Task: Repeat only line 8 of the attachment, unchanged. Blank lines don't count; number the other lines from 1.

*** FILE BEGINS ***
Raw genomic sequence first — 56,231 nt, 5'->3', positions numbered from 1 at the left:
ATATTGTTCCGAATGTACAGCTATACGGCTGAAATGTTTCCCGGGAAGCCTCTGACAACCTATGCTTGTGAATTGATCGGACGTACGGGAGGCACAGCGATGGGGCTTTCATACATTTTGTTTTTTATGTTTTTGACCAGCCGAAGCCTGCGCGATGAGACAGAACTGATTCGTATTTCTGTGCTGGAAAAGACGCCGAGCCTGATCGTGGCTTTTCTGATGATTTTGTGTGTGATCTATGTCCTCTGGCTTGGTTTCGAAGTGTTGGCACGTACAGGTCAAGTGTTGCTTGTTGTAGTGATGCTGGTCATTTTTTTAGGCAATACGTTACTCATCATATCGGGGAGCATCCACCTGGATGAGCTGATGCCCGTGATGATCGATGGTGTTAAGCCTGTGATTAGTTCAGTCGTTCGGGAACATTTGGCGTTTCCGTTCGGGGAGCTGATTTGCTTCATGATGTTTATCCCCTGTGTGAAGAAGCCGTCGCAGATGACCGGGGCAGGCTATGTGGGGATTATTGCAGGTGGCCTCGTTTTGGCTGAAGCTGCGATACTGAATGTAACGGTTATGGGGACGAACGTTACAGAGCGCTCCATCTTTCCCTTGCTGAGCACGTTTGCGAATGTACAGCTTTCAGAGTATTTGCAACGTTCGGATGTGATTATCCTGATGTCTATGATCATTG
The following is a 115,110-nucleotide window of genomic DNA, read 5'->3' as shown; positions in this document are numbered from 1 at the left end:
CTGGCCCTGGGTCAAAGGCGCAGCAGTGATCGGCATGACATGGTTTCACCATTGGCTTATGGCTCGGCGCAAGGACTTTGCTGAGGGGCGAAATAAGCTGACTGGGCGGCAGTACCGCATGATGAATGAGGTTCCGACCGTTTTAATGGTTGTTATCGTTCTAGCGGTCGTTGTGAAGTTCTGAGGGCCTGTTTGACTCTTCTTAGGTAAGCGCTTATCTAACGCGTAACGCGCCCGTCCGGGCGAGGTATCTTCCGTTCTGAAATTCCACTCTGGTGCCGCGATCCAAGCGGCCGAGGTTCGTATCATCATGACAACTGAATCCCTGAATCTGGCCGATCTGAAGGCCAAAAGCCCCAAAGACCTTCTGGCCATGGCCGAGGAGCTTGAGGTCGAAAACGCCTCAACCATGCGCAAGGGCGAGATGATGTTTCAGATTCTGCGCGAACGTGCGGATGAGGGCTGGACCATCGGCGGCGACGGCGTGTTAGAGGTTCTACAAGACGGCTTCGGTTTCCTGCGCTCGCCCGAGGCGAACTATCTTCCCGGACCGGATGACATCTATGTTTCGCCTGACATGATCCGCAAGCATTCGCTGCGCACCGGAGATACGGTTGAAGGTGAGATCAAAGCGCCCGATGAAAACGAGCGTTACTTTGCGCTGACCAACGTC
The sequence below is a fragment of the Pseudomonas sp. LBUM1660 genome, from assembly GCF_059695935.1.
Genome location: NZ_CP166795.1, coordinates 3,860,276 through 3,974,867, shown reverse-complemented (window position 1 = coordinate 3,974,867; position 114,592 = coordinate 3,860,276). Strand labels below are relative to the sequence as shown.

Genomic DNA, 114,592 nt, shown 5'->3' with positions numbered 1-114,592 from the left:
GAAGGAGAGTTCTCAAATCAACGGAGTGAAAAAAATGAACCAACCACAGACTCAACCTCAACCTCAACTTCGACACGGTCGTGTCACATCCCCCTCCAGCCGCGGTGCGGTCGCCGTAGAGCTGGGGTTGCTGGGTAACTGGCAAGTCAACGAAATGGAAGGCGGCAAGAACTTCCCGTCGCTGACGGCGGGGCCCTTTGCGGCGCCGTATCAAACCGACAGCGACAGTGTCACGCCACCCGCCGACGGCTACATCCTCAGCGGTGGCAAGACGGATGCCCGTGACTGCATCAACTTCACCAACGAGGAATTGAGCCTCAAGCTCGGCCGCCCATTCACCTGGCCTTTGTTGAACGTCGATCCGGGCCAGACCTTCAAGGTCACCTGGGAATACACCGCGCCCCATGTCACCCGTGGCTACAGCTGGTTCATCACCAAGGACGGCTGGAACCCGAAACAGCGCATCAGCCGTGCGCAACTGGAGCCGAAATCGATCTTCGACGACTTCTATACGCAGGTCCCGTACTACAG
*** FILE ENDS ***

GAAGGAGAGTTCTCAAATCAACGGAGTGAAAAAAATGAACCAACCACAGACTCAACCTCAACCTCAACTTCGACACGGTCGTGTCACATCCCCCTCCAGCCGCGGTGCGGTCGCCGTAGAGCTGGGGTTGCTGGGTAACTGGCAAGTCAACGAAATGGAAGGCGGCAAGAACTTCCCGTCGCTGACGGCGGGGCCCTTTGCGGCGCCGTATCAAACCGACAGCGACAGTGTCACGCCACCCGCCGACGGCTACATCCTCAGCGGTGGCAAGACGGATGCCCGTGACTGCATCAACTTCACCAACGAGGAATTGAGCCTCAAGCTCGGCCGCCCATTCACCTGGCCTTTGTTGAACGTCGATCCGGGCCAGACCTTCAAGGTCACCTGGGAATACACCGCGCCCCATGTCACCCGTGGCTACAGCTGGTTCATCACCAAGGACGGCTGGAACCCGAAACAGCGCATCAGCCGTGCGCAACTGGAGCCGAAATCGATCTTCGACGACTTCTATACGCAGGTCCCGTACTACAG